The mobile computing technology explosion has brought out seriously organized, international and profit-driven cybercriminals.

  • News: Google Envisions Automated Home with Android@Home

    Google used its I/O conference to introduce Android@Home, a software framework for Android that allows programmers to interact with various connected appliances such as light bulbs, thermostats, washing machines and more.

  • News: Android Sets Stage for Smartphone Battle Royal

    Android Ice Cream Sandwich. Apple iOS5. Windows Phone Mango. Aside from the edible nomenclature, they've got one thing in common: They're all coming later this year, setting up a huge battle between the titans of mobile devices.

  • News: Google I/O Day One: 5 Coolest Apps

    During the first day of Google I/O, I roamed the App "Developers Sandbox" looking for the next big thing in apps. The companies exhibiting their apps were invited by Google, and many are very small companies that have been around only a couple of years. But they've all built something innovative on one Google development platform or another.

  • News: Google, Apple Pressed to Remove DUI Checkpoint Apps

    Google and Apple are under pressure from Senator Charles Schumer to remove smartphone apps that alert users to the locations of nearby police DUI checkpoints. These apps typically use your device's GPS capabilities to alert you to nearby speed traps, red light traffic cameras, and DUI checkpoints from a database of user-generated locations.

  • News: Visa to launch mobile wallet in U.S. this fall

    Visa announced a broad mobile wallet service today that includes near field communication and other technologies for making retail purchases and for allowing person-to-person transactions from wireless devices.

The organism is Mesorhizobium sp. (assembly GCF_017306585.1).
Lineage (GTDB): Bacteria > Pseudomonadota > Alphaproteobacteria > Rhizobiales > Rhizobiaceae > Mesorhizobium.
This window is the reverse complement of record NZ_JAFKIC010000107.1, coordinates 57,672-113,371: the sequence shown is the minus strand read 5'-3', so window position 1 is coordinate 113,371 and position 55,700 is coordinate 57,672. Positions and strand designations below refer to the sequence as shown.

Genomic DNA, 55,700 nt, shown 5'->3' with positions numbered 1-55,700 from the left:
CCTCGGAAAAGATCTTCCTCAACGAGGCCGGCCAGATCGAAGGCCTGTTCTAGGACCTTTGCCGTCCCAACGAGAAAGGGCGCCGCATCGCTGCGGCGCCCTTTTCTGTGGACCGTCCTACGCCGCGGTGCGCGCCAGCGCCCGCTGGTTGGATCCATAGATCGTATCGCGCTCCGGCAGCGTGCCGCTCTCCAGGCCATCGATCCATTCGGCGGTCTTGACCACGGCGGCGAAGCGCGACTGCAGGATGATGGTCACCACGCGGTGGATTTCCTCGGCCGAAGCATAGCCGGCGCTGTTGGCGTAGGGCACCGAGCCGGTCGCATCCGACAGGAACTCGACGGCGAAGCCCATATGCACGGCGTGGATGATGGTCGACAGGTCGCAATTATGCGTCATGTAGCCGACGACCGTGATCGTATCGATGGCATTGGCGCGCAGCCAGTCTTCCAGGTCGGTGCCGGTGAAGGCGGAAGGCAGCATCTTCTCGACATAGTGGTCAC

• News: Google I/O Day One: A Complete Rundown

    Google is putting on a show for developers at this year's I/O conference and the first day was a bumper one. It was all about Android, including software updates for smartphones and tablets, new movie and music services and a plethora of stats. Here's a roundup of the biggest announcements on the first day of Google I/O 2011.

  • News: Android Honeycomb 3.1 Details Emerge: Little Things Add Up

    Android 3.0 has its rough spots--many rough spots, in fact. It looks good on the surface, but it needs work underneath. And around the edges. And...well, let's just say I'm glad that 3.1 is here.

  • Opinion: BlackBerry Balance Tilts Consumer Devices To Enterprises

    At RIM's BlackBerry World on May 2, 2011, the company launched BlackBerry Balance addressing the need for companies to support the influx of BlackBerry devices and provide the same security and management you'd expect from the BES, but deliver the end-users the opportunity to utilize their own device and personal content.

  • Opinion: Newspapers for iPad

    One of the pleasures of walking into a library during the 1980s was the sheer abundance of newspapers on display. Even in small towns, one could check out the news from around the state, the nation, and even from obscure corners abroad. Newspapers for iPad, a $2 offering from developer David Earnest, tries to duplicate that experience by serving as a portal to more than 4,000 newspapers in the United States and around the world.